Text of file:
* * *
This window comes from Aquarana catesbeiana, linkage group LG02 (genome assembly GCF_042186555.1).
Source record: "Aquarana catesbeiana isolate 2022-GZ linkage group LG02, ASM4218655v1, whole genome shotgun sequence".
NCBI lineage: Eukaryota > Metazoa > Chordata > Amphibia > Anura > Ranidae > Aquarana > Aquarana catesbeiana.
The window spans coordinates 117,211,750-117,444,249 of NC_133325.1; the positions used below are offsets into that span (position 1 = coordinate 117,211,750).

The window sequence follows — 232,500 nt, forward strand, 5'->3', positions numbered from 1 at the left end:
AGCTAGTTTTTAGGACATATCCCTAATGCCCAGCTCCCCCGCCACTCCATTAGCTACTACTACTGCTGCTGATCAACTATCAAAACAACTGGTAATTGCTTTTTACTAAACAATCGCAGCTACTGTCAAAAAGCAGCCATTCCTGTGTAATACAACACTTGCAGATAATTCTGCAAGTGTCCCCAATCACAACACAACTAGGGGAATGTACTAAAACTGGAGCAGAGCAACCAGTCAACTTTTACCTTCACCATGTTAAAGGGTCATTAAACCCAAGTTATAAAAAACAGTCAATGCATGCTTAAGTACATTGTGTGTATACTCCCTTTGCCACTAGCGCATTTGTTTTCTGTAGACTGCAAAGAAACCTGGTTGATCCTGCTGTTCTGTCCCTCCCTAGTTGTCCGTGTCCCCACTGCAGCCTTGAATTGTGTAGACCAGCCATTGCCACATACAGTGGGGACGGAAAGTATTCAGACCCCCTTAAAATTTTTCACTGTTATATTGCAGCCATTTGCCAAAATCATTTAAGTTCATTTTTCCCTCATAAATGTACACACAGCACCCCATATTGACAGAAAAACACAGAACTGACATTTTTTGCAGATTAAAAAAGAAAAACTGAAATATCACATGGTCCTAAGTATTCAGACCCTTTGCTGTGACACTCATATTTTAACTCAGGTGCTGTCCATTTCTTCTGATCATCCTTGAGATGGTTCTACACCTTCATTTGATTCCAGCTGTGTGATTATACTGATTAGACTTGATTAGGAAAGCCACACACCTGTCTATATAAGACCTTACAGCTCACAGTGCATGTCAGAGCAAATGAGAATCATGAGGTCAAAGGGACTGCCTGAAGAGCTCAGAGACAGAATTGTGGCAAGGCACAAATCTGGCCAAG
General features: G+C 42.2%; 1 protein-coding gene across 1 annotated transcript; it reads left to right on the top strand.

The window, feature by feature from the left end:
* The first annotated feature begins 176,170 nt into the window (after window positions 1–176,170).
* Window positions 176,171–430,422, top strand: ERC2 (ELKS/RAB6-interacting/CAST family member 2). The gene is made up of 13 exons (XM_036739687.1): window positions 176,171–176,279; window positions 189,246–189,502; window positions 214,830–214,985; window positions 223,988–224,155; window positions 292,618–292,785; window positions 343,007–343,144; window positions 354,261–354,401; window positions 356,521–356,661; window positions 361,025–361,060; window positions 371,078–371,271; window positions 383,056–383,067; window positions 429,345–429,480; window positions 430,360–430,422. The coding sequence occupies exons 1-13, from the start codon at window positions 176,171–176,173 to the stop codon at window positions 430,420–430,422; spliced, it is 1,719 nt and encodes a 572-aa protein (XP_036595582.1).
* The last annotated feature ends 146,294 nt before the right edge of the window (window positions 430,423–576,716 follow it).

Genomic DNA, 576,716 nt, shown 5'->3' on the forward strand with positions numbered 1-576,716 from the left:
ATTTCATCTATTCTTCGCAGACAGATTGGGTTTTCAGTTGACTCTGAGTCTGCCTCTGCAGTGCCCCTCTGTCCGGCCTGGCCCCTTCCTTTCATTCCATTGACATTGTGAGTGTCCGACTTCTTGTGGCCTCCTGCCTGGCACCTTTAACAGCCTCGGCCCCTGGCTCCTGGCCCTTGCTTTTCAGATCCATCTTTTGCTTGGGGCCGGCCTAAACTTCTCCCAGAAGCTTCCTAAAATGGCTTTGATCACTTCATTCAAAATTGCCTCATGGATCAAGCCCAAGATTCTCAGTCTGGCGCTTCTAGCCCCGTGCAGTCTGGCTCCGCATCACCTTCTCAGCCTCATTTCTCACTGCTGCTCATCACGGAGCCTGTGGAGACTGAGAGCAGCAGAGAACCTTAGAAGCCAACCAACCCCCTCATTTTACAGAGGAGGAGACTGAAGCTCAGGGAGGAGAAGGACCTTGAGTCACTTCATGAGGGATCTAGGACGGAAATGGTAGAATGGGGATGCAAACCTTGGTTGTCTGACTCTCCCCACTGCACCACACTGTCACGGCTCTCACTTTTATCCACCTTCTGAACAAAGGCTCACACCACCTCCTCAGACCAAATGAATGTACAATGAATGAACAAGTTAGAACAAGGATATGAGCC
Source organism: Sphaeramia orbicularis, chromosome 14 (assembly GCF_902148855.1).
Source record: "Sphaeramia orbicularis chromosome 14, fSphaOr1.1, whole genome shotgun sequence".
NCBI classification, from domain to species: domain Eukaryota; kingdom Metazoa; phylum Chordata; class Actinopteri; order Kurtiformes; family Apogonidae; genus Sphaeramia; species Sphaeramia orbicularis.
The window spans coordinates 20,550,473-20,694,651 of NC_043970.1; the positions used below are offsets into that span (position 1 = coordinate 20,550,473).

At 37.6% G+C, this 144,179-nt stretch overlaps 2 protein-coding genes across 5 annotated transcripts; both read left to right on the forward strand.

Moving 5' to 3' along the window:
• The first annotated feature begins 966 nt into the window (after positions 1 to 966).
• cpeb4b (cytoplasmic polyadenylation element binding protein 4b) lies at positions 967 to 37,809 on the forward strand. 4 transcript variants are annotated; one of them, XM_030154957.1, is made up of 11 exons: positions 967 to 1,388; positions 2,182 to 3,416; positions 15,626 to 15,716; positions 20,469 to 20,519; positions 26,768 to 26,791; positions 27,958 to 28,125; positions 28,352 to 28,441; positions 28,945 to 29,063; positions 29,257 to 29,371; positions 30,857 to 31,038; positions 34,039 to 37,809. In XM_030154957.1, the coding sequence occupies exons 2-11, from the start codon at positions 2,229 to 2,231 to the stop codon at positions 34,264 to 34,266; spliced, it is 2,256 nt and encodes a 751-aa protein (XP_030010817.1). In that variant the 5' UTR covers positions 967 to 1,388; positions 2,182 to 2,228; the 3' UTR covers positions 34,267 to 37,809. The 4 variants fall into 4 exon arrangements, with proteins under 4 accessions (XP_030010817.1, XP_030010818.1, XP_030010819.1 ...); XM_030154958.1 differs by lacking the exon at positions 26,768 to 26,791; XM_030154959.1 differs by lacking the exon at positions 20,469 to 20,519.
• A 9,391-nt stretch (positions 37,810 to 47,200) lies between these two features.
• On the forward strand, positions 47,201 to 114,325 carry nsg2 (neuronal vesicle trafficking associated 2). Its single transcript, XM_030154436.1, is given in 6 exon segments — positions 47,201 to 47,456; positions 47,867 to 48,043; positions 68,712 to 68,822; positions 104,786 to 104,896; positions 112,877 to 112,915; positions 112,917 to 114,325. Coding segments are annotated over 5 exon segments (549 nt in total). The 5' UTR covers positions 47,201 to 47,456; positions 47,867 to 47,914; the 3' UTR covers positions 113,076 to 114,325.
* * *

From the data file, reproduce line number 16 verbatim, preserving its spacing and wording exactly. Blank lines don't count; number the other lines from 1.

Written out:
NCBI classification, from domain to species: domain Eukaryota; kingdom Metazoa; phylum Chordata; class Actinopteri; order Kurtiformes; family Apogonidae; genus Sphaeramia; species Sphaeramia orbicularis.